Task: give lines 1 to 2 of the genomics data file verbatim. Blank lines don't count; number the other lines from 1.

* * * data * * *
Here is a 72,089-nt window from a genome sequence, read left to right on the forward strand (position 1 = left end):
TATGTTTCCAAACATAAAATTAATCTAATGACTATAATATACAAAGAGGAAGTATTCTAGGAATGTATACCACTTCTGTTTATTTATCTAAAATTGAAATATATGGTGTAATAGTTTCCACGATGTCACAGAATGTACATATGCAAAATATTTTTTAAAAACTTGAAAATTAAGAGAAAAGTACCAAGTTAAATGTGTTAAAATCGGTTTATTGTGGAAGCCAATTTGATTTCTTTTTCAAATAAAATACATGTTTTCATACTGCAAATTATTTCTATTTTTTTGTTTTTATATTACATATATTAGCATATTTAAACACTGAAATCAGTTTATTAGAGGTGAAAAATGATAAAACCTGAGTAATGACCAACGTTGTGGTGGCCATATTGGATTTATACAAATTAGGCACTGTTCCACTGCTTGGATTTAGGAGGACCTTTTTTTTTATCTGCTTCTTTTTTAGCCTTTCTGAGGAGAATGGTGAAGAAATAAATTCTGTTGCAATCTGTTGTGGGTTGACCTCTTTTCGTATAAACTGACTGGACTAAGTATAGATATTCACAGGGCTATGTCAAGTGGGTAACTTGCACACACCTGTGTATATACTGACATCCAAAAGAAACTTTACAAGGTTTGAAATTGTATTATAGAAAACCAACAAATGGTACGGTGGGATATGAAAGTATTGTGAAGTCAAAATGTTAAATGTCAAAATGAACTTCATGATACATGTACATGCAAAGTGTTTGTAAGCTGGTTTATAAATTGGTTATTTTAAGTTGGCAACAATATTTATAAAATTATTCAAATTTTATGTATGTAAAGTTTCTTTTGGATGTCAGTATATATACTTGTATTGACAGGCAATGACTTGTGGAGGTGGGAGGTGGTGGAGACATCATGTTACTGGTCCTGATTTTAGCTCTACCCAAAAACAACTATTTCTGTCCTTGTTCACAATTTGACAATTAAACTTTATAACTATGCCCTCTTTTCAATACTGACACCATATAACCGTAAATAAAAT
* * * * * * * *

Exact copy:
Here is a 72,089-nt window from a genome sequence, read left to right on the forward strand (position 1 = left end):
TATGTTTCCAAACATAAAATTAATCTAATGACTATAATATACAAAGAGGAAGTATTCTAGGAATGTATACCACTTCTGTTTATTTATCTAAAATTGAAATATATGGTGTAATAGTTTCCACGATGTCACAGAATGTACATATGCAAAATATTTTTTAAAAACTTGAAAATTAAGAGAAAAGTACCAAGTTAAATGTGTTAAAATCGGTTTATTGTGGAAGCCAATTTGATTTCTTTTTCAAATAAAATACATGTTTTCATACTGCAAATTATTTCTATTTTTTTGTTTTTATATTACATATATTAGCATATTTAAACACTGAAATCAGTTTATTAGAGGTGAAAAATGATAAAACCTGAGTAATGACCAACGTTGTGGTGGCCATATTGGATTTATACAAATTAGGCACTGTTCCACTGCTTGGATTTAGGAGGACCTTTTTTTTTATCTGCTTCTTTTTTAGCCTTTCTGAGGAGAATGGTGAAGAAATAAATTCTGTTGCAATCTGTTGTGGGTTGACCTCTTTTCGTATAAACTGACTGGACTAAGTATAGATATTCACAGGGCTATGTCAAGTGGGTAACTTGCACACACCTGTGTATATACTGACATCCAAAAGAAACTTTACAAGGTTTGAAATTGTATTATAGAAAACCAACAAATGGTACGGTGGGATATGAAAGTATTGTGAAGTCAAAATGTTAAATGTCAAAATGAACTTCATGATACATGTACATGCAAAGTGTTTGTAAGCTGGTTTATAAATTGGTTATTTTAAGTTGGCAACAATATTTATAAAATTATTCAAATTTTATGTATGTAAAGTTTCTTTTGGATGTCAGTATATATACTTGTATTGACAGGCAATGACTTGTGGAGGTGGGAGGTGGTGGAGACATCATGTTACTGGTCCTGATTTTAGCTCTACCCAAAAACAACTATTTCTGTCCTTGTTCACAATTTGACAATTAAACTTTATAACTATGCCCTCTTTTCAATACTGACACCATATAACCGTAAATAAAAT